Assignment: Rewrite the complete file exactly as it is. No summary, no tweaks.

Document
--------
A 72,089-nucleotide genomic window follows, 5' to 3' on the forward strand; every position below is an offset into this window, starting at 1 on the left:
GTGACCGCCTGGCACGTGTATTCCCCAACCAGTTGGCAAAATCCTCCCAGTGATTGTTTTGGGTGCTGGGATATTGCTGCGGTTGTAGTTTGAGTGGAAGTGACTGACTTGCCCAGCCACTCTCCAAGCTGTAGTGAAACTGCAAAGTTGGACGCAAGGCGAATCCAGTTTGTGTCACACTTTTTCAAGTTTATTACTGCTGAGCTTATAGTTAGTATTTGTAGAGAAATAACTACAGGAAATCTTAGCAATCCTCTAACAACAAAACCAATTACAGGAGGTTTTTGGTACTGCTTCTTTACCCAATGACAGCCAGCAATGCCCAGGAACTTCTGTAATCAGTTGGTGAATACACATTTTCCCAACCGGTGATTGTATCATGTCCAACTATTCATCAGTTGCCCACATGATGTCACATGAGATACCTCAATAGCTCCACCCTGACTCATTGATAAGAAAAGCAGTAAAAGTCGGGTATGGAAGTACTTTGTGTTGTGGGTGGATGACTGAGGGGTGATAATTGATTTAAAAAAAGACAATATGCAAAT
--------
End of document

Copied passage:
A 72,089-nucleotide genomic window follows, 5' to 3' on the forward strand; every position below is an offset into this window, starting at 1 on the left:
GTGACCGCCTGGCACGTGTATTCCCCAACCAGTTGGCAAAATCCTCCCAGTGATTGTTTTGGGTGCTGGGATATTGCTGCGGTTGTAGTTTGAGTGGAAGTGACTGACTTGCCCAGCCACTCTCCAAGCTGTAGTGAAACTGCAAAGTTGGACGCAAGGCGAATCCAGTTTGTGTCACACTTTTTCAAGTTTATTACTGCTGAGCTTATAGTTAGTATTTGTAGAGAAATAACTACAGGAAATCTTAGCAATCCTCTAACAACAAAACCAATTACAGGAGGTTTTTGGTACTGCTTCTTTACCCAATGACAGCCAGCAATGCCCAGGAACTTCTGTAATCAGTTGGTGAATACACATTTTCCCAACCGGTGATTGTATCATGTCCAACTATTCATCAGTTGCCCACATGATGTCACATGAGATACCTCAATAGCTCCACCCTGACTCATTGATAAGAAAAGCAGTAAAAGTCGGGTATGGAAGTACTTTGTGTTGTGGGTGGATGACTGAGGGGTGATAATTGATTTAAAAAAAGACAATATGCAAAT